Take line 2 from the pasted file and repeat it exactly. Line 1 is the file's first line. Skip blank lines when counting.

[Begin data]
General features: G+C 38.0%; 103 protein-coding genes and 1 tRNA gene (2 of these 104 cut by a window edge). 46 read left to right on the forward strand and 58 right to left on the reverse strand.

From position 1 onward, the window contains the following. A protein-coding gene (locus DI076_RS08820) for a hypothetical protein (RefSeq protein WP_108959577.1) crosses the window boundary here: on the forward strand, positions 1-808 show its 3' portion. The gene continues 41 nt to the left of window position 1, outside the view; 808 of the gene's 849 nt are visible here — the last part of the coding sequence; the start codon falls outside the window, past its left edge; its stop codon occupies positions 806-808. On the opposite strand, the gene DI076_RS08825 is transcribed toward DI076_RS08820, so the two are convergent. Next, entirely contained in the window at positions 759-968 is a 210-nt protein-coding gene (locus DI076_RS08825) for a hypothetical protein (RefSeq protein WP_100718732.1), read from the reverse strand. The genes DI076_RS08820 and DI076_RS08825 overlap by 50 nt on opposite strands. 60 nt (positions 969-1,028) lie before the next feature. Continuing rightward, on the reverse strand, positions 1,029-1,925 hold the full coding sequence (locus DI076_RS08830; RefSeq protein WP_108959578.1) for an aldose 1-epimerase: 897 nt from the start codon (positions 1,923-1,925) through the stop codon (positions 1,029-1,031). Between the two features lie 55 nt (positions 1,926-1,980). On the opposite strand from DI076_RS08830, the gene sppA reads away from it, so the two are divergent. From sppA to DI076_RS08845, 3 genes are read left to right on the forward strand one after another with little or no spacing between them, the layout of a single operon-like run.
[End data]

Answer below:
From position 1 onward, the window contains the following. A protein-coding gene (locus DI076_RS08820) for a hypothetical protein (RefSeq protein WP_108959577.1) crosses the window boundary here: on the forward strand, positions 1-808 show its 3' portion. The gene continues 41 nt to the left of window position 1, outside the view; 808 of the gene's 849 nt are visible here — the last part of the coding sequence; the start codon falls outside the window, past its left edge; its stop codon occupies positions 806-808. On the opposite strand, the gene DI076_RS08825 is transcribed toward DI076_RS08820, so the two are convergent. Next, entirely contained in the window at positions 759-968 is a 210-nt protein-coding gene (locus DI076_RS08825) for a hypothetical protein (RefSeq protein WP_100718732.1), read from the reverse strand. The genes DI076_RS08820 and DI076_RS08825 overlap by 50 nt on opposite strands. 60 nt (positions 969-1,028) lie before the next feature. Continuing rightward, on the reverse strand, positions 1,029-1,925 hold the full coding sequence (locus DI076_RS08830; RefSeq protein WP_108959578.1) for an aldose 1-epimerase: 897 nt from the start codon (positions 1,923-1,925) through the stop codon (positions 1,029-1,031). Between the two features lie 55 nt (positions 1,926-1,980). On the opposite strand from DI076_RS08830, the gene sppA reads away from it, so the two are divergent. From sppA to DI076_RS08845, 3 genes are read left to right on the forward strand one after another with little or no spacing between them, the layout of a single operon-like run.